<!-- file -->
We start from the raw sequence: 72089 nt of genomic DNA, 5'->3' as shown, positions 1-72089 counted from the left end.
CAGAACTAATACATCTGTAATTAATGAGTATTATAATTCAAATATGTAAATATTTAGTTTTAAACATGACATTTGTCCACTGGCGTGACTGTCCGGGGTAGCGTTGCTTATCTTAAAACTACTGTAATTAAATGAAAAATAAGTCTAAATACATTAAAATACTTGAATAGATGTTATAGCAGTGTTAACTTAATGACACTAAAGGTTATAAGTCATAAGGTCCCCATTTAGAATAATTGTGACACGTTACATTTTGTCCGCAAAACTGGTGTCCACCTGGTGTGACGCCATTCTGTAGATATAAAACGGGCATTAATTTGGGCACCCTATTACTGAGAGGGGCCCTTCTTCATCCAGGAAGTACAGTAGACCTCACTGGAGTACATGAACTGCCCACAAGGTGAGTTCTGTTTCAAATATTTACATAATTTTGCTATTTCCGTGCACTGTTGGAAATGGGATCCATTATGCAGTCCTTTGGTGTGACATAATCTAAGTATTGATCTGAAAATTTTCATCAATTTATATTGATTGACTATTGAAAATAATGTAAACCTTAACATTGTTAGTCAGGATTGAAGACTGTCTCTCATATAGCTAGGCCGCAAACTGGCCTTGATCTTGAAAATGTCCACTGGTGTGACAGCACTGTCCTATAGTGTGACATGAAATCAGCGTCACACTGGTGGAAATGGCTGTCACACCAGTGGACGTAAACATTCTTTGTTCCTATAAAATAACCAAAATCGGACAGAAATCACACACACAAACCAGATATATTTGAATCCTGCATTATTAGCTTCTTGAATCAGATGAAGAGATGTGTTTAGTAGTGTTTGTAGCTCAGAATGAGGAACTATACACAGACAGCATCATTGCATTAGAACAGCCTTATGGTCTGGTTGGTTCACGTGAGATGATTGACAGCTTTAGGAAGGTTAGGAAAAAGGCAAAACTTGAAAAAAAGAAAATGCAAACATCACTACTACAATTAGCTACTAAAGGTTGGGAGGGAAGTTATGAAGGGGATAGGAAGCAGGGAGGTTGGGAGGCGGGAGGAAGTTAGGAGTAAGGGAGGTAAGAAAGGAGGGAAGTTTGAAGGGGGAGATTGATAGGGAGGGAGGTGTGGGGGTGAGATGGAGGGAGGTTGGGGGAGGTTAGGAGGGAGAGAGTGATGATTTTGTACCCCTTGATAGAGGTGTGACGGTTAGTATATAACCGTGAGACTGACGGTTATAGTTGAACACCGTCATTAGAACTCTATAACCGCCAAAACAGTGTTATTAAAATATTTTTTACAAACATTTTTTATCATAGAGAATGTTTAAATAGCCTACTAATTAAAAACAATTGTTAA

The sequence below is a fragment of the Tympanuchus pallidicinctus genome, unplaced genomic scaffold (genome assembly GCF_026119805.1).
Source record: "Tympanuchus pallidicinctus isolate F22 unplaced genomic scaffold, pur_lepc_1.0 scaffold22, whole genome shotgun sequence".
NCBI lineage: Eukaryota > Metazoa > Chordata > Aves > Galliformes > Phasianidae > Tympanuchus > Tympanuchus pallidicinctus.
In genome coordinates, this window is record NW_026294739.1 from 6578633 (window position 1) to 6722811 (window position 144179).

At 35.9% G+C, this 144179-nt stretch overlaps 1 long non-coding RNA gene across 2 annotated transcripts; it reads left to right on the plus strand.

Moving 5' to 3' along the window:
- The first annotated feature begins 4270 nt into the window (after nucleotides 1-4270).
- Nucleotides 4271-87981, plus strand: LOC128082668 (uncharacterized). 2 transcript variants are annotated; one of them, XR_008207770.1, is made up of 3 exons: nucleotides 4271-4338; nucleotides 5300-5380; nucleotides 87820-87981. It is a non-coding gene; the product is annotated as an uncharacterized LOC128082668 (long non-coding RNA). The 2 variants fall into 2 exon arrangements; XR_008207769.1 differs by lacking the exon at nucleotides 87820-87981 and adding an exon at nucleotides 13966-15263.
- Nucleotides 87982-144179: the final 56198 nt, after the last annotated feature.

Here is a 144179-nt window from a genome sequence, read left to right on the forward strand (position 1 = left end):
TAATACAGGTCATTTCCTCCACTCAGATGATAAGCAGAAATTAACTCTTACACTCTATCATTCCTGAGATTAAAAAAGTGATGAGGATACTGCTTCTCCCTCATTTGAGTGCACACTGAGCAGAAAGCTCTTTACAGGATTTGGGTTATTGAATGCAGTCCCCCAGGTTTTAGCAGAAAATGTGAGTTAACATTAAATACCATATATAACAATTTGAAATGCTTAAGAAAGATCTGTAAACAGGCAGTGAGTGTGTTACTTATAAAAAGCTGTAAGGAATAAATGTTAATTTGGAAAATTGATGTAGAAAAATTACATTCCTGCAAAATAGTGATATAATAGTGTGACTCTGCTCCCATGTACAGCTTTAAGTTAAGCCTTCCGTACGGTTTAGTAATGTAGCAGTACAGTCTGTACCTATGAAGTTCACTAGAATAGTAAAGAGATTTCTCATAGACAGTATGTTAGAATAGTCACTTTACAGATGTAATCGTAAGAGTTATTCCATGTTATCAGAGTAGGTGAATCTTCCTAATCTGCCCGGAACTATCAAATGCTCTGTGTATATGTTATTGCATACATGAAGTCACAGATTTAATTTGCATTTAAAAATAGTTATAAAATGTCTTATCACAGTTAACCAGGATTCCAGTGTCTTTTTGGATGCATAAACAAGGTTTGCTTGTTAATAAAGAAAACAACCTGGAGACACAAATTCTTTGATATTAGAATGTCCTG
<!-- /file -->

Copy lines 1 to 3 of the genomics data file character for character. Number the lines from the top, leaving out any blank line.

We start from the raw sequence: 72089 nt of genomic DNA, 5'->3' as shown, positions 1-72089 counted from the left end.
CAGAACTAATACATCTGTAATTAATGAGTATTATAATTCAAATATGTAAATATTTAGTTTTAAACATGACATTTGTCCACTGGCGTGACTGTCCGGGGTAGCGTTGCTTATCTTAAAACTACTGTAATTAAATGAAAAATAAGTCTAAATACATTAAAATACTTGAATAGATGTTATAGCAGTGTTAACTTAATGACACTAAAGGTTATAAGTCATAAGGTCCCCATTTAGAATAATTGTGACACGTTACATTTTGTCCGCAAAACTGGTGTCCACCTGGTGTGACGCCATTCTGTAGATATAAAACGGGCATTAATTTGGGCACCCTATTACTGAGAGGGGCCCTTCTTCATCCAGGAAGTACAGTAGACCTCACTGGAGTACATGAACTGCCCACAAGGTGAGTTCTGTTTCAAATATTTACATAATTTTGCTATTTCCGTGCACTGTTGGAAATGGGATCCATTATGCAGTCCTTTGGTGTGACATAATCTAAGTATTGATCTGAAAATTTTCATCAATTTATATTGATTGACTATTGAAAATAATGTAAACCTTAACATTGTTAGTCAGGATTGAAGACTGTCTCTCATATAGCTAGGCCGCAAACTGGCCTTGATCTTGAAAATGTCCACTGGTGTGACAGCACTGTCCTATAGTGTGACATGAAATCAGCGTCACACTGGTGGAAATGGCTGTCACACCAGTGGACGTAAACATTCTTTGTTCCTATAAAATAACCAAAATCGGACAGAAATCACACACACAAACCAGATATATTTGAATCCTGCATTATTAGCTTCTTGAATCAGATGAAGAGATGTGTTTAGTAGTGTTTGTAGCTCAGAATGAGGAACTATACACAGACAGCATCATTGCATTAGAACAGCCTTATGGTCTGGTTGGTTCACGTGAGATGATTGACAGCTTTAGGAAGGTTAGGAAAAAGGCAAAACTTGAAAAAAAGAAAATGCAAACATCACTACTACAATTAGCTACTAAAGGTTGGGAGGGAAGTTATGAAGGGGATAGGAAGCAGGGAGGTTGGGAGGCGGGAGGAAGTTAGGAGTAAGGGAGGTAAGAAAGGAGGGAAGTTTGAAGGGGGAGATTGATAGGGAGGGAGGTGTGGGGGTGAGATGGAGGGAGGTTGGGGGAGGTTAGGAGGGAGAGAGTGATGATTTTGTACCCCTTGATAGAGGTGTGACGGTTAGTATATAACCGTGAGACTGACGGTTATAGTTGAACACCGTCATTAGAACTCTATAACCGCCAAAACAGTGTTATTAAAATATTTTTTACAAACATTTTTTATCATAGAGAATGTTTAAATAGCCTACTAATTAAAAACAATTGTTAA

The sequence below is a fragment of the Tympanuchus pallidicinctus genome, unplaced genomic scaffold (genome assembly GCF_026119805.1).